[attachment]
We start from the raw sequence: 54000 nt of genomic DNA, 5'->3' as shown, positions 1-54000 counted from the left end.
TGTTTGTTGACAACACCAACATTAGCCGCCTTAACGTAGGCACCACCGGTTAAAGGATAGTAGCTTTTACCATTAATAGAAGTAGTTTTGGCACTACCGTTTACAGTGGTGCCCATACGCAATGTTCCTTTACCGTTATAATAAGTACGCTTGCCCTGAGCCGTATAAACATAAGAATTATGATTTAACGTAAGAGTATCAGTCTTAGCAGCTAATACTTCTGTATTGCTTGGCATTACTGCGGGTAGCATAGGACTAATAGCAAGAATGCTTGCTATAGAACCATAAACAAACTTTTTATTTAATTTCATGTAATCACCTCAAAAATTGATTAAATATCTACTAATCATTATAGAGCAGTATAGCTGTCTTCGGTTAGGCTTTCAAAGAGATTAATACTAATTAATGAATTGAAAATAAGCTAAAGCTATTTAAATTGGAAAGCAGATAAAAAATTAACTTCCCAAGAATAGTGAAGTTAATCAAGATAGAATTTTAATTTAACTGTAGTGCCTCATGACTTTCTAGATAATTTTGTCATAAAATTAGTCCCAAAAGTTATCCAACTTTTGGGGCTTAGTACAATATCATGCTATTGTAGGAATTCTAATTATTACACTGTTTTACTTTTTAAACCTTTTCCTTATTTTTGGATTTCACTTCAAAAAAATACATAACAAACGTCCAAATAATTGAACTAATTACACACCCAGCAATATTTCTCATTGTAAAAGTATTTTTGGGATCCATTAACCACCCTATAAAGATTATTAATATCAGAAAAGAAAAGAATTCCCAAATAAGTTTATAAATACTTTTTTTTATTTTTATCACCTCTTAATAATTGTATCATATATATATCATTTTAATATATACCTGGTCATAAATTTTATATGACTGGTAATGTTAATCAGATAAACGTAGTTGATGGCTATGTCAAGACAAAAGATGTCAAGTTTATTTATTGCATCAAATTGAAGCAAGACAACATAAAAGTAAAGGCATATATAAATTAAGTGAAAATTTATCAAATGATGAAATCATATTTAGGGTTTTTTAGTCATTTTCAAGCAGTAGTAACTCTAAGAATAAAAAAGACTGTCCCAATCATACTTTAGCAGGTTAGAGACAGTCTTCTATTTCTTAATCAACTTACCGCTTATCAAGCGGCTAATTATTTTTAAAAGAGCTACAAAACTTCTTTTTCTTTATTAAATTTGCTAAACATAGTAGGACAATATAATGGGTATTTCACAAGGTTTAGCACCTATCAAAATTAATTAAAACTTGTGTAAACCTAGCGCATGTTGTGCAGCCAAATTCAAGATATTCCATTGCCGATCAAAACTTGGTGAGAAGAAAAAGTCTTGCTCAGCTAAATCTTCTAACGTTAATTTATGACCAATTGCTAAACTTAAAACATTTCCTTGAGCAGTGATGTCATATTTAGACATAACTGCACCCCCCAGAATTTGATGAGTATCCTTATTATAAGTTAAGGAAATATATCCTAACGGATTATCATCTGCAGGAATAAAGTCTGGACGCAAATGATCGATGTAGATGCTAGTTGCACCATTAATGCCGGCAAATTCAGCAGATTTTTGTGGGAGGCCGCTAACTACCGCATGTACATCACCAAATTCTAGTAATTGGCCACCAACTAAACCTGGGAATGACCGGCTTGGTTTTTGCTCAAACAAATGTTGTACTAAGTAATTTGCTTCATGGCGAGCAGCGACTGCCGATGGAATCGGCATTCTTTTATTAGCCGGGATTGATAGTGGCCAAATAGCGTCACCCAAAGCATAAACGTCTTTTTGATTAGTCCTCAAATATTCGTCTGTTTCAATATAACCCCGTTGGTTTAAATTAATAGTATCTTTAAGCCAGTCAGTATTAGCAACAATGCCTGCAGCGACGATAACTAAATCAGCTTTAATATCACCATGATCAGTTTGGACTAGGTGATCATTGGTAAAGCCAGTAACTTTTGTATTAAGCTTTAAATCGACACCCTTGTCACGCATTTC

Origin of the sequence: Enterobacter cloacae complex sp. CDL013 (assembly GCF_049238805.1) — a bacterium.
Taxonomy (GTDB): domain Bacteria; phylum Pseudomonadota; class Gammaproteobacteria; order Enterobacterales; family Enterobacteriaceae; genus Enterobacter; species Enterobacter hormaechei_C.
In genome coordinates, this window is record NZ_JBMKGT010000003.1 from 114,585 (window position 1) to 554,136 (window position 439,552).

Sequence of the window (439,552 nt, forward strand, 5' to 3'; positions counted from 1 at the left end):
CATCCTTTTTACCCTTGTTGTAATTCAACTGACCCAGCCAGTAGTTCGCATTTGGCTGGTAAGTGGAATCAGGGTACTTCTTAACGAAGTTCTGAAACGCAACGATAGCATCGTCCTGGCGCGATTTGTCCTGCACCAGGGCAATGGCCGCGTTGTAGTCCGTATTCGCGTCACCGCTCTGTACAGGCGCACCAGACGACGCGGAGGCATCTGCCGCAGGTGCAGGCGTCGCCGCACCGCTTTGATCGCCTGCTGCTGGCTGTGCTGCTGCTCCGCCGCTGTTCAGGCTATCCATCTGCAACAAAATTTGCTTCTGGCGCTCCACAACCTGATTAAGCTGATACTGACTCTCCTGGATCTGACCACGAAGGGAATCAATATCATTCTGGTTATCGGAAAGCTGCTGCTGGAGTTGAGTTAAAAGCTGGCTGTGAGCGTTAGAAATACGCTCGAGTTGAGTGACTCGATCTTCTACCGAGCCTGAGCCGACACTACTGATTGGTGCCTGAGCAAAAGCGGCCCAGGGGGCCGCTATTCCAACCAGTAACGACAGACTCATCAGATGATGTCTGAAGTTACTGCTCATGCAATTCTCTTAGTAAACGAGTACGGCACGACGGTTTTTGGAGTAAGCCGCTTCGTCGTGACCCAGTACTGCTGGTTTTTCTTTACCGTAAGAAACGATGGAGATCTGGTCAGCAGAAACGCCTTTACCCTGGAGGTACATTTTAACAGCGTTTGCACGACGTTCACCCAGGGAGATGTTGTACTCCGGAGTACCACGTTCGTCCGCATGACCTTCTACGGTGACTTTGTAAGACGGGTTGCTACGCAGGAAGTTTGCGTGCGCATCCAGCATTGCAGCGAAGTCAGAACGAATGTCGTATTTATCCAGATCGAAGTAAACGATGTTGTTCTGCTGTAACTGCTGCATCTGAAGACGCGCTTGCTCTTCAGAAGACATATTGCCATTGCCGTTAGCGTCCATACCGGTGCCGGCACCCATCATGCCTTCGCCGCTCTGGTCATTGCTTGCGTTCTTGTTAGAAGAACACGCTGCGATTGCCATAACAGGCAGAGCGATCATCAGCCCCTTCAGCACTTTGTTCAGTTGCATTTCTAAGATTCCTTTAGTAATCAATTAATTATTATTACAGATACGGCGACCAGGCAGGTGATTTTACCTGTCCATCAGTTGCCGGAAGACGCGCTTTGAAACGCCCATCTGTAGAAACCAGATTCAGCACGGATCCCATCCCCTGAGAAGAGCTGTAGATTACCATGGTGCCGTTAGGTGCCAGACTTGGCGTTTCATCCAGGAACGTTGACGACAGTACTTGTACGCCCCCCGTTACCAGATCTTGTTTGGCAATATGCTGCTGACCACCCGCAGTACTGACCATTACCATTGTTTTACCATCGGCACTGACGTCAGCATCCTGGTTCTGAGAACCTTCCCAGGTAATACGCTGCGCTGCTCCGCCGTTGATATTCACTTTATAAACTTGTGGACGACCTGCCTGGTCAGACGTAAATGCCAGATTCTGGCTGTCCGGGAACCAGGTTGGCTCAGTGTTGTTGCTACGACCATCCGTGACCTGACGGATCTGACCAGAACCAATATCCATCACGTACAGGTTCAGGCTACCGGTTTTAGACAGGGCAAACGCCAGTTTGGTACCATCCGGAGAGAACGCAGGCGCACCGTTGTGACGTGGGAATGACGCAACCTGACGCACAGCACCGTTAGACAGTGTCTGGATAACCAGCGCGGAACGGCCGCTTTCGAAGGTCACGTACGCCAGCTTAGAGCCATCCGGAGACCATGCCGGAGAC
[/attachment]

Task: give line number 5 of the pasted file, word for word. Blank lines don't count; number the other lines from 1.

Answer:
In genome coordinates, this window is record NZ_JBMKGT010000003.1 from 114,585 (window position 1) to 554,136 (window position 439,552).